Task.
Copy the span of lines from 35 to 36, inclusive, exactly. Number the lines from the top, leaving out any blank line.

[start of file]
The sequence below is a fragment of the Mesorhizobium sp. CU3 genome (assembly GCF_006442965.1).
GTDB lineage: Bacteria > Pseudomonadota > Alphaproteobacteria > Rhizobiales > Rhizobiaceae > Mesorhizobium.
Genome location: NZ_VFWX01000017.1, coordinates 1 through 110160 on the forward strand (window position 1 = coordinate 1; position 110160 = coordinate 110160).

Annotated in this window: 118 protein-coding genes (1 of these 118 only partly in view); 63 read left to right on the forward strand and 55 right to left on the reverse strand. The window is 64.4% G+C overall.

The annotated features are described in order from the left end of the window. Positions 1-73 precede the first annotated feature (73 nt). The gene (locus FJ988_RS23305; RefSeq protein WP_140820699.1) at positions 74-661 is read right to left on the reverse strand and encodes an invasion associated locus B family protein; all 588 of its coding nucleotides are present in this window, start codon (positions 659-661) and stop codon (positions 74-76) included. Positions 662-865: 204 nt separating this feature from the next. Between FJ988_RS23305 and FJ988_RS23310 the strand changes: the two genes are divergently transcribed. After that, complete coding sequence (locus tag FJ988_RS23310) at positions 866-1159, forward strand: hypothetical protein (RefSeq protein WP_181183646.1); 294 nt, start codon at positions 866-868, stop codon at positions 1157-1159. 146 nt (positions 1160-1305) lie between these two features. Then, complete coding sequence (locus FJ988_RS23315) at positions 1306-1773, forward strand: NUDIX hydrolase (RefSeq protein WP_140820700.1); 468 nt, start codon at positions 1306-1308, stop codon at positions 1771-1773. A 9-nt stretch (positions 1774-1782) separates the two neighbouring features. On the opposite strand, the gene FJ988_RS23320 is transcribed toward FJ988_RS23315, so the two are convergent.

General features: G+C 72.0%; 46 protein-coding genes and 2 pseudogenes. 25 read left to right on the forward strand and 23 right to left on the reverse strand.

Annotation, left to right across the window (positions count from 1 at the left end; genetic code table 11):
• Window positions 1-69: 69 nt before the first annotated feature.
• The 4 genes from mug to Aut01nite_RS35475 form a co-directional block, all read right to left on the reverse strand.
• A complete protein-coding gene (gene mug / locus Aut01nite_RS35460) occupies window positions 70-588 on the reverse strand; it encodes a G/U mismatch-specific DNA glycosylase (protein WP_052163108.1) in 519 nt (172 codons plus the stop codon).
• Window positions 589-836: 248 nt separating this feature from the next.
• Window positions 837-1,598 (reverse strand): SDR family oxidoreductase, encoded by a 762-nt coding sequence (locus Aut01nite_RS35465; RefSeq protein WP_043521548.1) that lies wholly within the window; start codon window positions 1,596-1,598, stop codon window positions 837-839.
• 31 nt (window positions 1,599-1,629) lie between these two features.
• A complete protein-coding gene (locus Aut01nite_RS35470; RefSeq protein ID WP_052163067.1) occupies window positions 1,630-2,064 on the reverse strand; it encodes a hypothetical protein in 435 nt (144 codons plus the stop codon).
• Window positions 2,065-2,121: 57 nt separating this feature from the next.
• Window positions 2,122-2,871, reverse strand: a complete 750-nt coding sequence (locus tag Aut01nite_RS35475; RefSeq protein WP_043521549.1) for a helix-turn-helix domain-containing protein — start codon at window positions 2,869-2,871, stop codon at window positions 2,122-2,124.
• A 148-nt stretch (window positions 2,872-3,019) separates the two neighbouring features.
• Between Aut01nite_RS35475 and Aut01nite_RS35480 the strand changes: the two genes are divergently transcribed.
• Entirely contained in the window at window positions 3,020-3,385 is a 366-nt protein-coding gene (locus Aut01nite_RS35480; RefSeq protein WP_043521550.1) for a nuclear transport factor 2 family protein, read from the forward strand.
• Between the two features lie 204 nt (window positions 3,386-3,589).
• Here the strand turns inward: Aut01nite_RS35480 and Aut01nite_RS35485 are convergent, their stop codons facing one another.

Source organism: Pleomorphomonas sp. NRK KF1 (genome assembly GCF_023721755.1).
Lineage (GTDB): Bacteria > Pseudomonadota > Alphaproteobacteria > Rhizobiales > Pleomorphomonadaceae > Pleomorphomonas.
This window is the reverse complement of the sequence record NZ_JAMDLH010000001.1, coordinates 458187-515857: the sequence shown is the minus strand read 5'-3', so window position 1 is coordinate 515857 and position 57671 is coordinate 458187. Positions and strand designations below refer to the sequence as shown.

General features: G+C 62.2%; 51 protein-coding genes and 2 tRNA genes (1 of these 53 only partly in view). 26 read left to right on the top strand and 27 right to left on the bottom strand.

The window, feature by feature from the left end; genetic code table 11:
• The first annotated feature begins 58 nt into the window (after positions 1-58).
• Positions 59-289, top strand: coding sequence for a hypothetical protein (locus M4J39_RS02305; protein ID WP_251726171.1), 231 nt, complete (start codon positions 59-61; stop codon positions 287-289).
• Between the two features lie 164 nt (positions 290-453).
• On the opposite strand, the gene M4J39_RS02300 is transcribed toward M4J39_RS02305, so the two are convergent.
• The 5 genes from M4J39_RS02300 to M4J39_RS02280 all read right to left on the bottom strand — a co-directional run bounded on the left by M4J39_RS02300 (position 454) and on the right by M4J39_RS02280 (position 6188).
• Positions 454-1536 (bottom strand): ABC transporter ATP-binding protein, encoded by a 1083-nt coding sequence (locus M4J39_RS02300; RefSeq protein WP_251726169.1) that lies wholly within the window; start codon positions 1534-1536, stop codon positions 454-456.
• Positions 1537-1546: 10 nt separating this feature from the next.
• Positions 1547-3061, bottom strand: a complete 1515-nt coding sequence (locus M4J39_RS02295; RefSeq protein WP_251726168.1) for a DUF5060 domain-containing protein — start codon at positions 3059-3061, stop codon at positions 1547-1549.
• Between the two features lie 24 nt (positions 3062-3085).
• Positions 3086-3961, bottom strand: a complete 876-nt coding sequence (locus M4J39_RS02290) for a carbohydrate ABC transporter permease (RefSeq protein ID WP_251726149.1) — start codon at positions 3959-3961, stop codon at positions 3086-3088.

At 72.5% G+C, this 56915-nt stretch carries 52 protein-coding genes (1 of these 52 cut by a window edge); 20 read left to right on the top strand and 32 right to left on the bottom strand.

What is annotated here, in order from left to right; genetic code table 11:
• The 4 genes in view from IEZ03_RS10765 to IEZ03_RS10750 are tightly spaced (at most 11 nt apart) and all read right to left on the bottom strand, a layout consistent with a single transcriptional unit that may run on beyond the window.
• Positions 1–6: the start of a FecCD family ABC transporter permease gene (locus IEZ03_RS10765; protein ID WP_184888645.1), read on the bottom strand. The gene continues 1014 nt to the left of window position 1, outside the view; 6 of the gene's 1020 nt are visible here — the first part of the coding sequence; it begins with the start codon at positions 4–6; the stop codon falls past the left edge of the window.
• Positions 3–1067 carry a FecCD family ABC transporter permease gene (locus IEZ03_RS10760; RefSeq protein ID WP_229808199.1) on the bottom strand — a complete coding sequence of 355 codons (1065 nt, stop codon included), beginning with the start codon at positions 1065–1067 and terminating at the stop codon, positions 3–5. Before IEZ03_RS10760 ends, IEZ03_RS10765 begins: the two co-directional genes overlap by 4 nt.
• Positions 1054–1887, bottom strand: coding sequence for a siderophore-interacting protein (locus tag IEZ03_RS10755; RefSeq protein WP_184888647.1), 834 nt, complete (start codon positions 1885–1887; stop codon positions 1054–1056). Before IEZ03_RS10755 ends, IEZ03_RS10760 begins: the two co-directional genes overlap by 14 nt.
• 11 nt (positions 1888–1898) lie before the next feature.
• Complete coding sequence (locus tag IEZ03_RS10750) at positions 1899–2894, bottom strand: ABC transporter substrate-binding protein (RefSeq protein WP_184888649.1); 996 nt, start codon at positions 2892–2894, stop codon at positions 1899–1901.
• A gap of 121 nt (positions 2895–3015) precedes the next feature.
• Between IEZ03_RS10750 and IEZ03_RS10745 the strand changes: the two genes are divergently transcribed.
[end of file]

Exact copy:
• Between the two features lie 24 nt (positions 3062-3085).
• Positions 3086-3961, bottom strand: a complete 876-nt coding sequence (locus M4J39_RS02290) for a carbohydrate ABC transporter permease (RefSeq protein ID WP_251726149.1) — start codon at positions 3959-3961, stop codon at positions 3086-3088.